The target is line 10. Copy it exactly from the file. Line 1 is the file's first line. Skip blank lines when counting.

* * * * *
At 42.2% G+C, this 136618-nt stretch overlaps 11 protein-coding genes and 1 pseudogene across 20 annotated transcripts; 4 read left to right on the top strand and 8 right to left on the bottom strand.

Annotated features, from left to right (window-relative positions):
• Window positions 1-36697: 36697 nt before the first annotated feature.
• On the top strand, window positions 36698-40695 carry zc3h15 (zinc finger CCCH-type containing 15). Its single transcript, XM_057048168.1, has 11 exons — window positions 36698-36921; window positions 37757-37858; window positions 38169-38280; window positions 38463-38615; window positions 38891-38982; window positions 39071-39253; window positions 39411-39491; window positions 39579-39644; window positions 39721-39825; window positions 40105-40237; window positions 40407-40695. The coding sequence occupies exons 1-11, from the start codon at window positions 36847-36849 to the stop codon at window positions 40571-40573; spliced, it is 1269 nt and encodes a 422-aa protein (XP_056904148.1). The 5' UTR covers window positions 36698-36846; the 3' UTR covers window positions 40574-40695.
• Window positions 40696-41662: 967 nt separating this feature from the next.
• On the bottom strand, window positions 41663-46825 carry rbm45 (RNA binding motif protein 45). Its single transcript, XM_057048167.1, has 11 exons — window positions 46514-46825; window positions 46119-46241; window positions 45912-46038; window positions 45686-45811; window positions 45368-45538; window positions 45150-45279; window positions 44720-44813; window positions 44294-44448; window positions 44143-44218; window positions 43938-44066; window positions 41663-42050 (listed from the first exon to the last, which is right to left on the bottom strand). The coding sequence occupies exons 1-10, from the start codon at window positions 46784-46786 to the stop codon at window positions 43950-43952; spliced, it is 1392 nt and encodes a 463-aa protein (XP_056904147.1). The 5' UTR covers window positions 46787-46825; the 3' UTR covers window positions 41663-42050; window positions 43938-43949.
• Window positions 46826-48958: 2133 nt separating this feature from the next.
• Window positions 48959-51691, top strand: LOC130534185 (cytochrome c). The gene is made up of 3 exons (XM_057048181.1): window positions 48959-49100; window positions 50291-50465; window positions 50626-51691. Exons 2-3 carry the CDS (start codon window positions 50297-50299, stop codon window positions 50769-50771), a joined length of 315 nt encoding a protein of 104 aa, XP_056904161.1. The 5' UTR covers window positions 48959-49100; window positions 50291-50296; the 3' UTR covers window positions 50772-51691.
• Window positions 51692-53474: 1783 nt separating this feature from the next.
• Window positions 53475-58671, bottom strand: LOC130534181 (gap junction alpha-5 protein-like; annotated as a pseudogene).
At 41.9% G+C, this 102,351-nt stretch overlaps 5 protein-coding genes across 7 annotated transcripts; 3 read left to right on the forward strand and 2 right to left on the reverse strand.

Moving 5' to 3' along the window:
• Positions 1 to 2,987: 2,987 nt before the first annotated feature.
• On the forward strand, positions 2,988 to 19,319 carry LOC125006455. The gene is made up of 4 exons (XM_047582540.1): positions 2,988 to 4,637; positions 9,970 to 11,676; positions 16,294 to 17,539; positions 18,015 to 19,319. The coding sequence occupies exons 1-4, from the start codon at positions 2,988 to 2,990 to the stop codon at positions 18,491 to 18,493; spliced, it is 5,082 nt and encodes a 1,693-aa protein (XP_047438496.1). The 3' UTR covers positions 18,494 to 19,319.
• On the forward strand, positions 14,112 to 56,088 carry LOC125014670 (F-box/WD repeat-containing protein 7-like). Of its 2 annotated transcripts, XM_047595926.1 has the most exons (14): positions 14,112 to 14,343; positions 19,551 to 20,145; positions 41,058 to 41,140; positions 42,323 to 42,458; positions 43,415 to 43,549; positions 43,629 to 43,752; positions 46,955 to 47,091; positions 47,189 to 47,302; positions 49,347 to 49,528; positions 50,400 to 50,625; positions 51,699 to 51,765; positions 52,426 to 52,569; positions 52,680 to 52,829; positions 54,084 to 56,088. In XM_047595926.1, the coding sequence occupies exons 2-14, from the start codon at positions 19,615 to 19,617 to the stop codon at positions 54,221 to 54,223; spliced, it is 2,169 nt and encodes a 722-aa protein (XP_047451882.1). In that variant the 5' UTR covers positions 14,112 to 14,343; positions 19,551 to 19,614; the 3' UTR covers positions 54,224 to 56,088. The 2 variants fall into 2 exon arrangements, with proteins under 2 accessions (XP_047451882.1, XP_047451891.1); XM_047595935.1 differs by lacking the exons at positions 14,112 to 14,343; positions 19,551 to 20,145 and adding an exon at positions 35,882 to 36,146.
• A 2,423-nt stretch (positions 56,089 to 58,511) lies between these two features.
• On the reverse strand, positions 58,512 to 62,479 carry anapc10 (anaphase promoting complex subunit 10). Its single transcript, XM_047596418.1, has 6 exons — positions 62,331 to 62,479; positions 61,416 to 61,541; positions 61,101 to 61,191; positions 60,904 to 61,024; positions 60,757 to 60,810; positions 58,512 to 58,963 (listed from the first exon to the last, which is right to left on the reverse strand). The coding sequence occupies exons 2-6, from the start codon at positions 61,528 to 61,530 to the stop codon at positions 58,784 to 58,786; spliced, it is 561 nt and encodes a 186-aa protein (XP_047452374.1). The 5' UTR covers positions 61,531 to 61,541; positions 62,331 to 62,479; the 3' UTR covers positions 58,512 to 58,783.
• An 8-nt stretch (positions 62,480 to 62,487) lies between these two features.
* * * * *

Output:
• Window positions 53475-58671, bottom strand: LOC130534181 (gap junction alpha-5 protein-like; annotated as a pseudogene).